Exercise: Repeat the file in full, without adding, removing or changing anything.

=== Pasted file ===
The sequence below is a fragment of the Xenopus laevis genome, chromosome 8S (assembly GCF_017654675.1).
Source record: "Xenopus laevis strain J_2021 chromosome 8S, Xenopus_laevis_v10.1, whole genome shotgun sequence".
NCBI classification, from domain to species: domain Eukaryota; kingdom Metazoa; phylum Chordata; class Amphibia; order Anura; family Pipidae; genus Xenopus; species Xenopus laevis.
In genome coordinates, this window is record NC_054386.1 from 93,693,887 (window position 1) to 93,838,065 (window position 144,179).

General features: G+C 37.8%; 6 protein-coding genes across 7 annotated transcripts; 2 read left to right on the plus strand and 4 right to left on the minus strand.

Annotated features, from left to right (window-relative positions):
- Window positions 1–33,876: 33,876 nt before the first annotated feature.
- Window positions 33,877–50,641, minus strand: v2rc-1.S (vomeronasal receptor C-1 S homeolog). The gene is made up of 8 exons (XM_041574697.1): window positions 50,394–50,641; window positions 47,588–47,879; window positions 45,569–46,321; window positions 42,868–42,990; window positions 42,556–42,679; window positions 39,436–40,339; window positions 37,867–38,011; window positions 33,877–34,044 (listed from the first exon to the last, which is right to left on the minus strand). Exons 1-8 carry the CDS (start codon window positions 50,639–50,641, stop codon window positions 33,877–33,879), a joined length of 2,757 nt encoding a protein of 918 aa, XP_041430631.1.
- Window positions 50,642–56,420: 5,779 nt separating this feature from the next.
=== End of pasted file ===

The sequence below is a fragment of the Xenopus laevis genome, chromosome 8S (assembly GCF_017654675.1).
Source record: "Xenopus laevis strain J_2021 chromosome 8S, Xenopus_laevis_v10.1, whole genome shotgun sequence".
NCBI classification, from domain to species: domain Eukaryota; kingdom Metazoa; phylum Chordata; class Amphibia; order Anura; family Pipidae; genus Xenopus; species Xenopus laevis.
In genome coordinates, this window is record NC_054386.1 from 93,693,887 (window position 1) to 93,838,065 (window position 144,179).

General features: G+C 37.8%; 6 protein-coding genes across 7 annotated transcripts; 2 read left to right on the plus strand and 4 right to left on the minus strand.

Annotated features, from left to right (window-relative positions):
- Window positions 1–33,876: 33,876 nt before the first annotated feature.
- Window positions 33,877–50,641, minus strand: v2rc-1.S (vomeronasal receptor C-1 S homeolog). The gene is made up of 8 exons (XM_041574697.1): window positions 50,394–50,641; window positions 47,588–47,879; window positions 45,569–46,321; window positions 42,868–42,990; window positions 42,556–42,679; window positions 39,436–40,339; window positions 37,867–38,011; window positions 33,877–34,044 (listed from the first exon to the last, which is right to left on the minus strand). Exons 1-8 carry the CDS (start codon window positions 50,639–50,641, stop codon window positions 33,877–33,879), a joined length of 2,757 nt encoding a protein of 918 aa, XP_041430631.1.
- Window positions 50,642–56,420: 5,779 nt separating this feature from the next.